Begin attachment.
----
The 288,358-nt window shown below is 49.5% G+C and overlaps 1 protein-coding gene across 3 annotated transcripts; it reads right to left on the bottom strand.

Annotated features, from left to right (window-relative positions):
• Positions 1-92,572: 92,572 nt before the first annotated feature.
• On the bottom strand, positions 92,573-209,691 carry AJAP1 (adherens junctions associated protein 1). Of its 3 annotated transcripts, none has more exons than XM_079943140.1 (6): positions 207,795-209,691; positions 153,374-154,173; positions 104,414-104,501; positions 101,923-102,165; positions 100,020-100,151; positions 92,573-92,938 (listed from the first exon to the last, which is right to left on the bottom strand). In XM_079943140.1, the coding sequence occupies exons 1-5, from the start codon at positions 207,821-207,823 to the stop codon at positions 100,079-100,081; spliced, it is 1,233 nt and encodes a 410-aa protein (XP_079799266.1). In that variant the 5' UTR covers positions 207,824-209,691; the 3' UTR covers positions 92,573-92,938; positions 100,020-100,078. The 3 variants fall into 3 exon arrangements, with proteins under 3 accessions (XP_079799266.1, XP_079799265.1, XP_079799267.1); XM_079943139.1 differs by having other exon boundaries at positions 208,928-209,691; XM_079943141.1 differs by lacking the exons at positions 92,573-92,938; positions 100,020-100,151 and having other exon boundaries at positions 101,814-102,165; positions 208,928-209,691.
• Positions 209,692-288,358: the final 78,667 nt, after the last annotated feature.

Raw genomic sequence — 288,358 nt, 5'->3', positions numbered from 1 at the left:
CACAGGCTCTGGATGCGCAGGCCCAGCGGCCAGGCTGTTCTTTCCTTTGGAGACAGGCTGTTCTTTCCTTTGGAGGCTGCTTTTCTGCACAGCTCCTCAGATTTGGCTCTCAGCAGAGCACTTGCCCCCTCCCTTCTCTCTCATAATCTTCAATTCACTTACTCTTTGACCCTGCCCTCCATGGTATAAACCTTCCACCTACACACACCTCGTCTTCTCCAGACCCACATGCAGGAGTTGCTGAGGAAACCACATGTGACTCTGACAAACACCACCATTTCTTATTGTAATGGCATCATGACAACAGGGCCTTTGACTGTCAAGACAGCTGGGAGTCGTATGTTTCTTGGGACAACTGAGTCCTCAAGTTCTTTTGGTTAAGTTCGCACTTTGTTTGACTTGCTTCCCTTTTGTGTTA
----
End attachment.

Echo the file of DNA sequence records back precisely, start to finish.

The 288,358-nt window shown below is 49.5% G+C and overlaps 1 protein-coding gene across 3 annotated transcripts; it reads right to left on the bottom strand.

Annotated features, from left to right (window-relative positions):
• Positions 1-92,572: 92,572 nt before the first annotated feature.
• On the bottom strand, positions 92,573-209,691 carry AJAP1 (adherens junctions associated protein 1). Of its 3 annotated transcripts, none has more exons than XM_079943140.1 (6): positions 207,795-209,691; positions 153,374-154,173; positions 104,414-104,501; positions 101,923-102,165; positions 100,020-100,151; positions 92,573-92,938 (listed from the first exon to the last, which is right to left on the bottom strand). In XM_079943140.1, the coding sequence occupies exons 1-5, from the start codon at positions 207,821-207,823 to the stop codon at positions 100,079-100,081; spliced, it is 1,233 nt and encodes a 410-aa protein (XP_079799266.1). In that variant the 5' UTR covers positions 207,824-209,691; the 3' UTR covers positions 92,573-92,938; positions 100,020-100,078. The 3 variants fall into 3 exon arrangements, with proteins under 3 accessions (XP_079799266.1, XP_079799265.1, XP_079799267.1); XM_079943139.1 differs by having other exon boundaries at positions 208,928-209,691; XM_079943141.1 differs by lacking the exons at positions 92,573-92,938; positions 100,020-100,151 and having other exon boundaries at positions 101,814-102,165; positions 208,928-209,691.
• Positions 209,692-288,358: the final 78,667 nt, after the last annotated feature.

Raw genomic sequence — 288,358 nt, 5'->3', positions numbered from 1 at the left:
CACAGGCTCTGGATGCGCAGGCCCAGCGGCCAGGCTGTTCTTTCCTTTGGAGACAGGCTGTTCTTTCCTTTGGAGGCTGCTTTTCTGCACAGCTCCTCAGATTTGGCTCTCAGCAGAGCACTTGCCCCCTCCCTTCTCTCTCATAATCTTCAATTCACTTACTCTTTGACCCTGCCCTCCATGGTATAAACCTTCCACCTACACACACCTCGTCTTCTCCAGACCCACATGCAGGAGTTGCTGAGGAAACCACATGTGACTCTGACAAACACCACCATTTCTTATTGTAATGGCATCATGACAACAGGGCCTTTGACTGTCAAGACAGCTGGGAGTCGTATGTTTCTTGGGACAACTGAGTCCTCAAGTTCTTTTGGTTAAGTTCGCACTTTGTTTGACTTGCTTCCCTTTTGTGTTA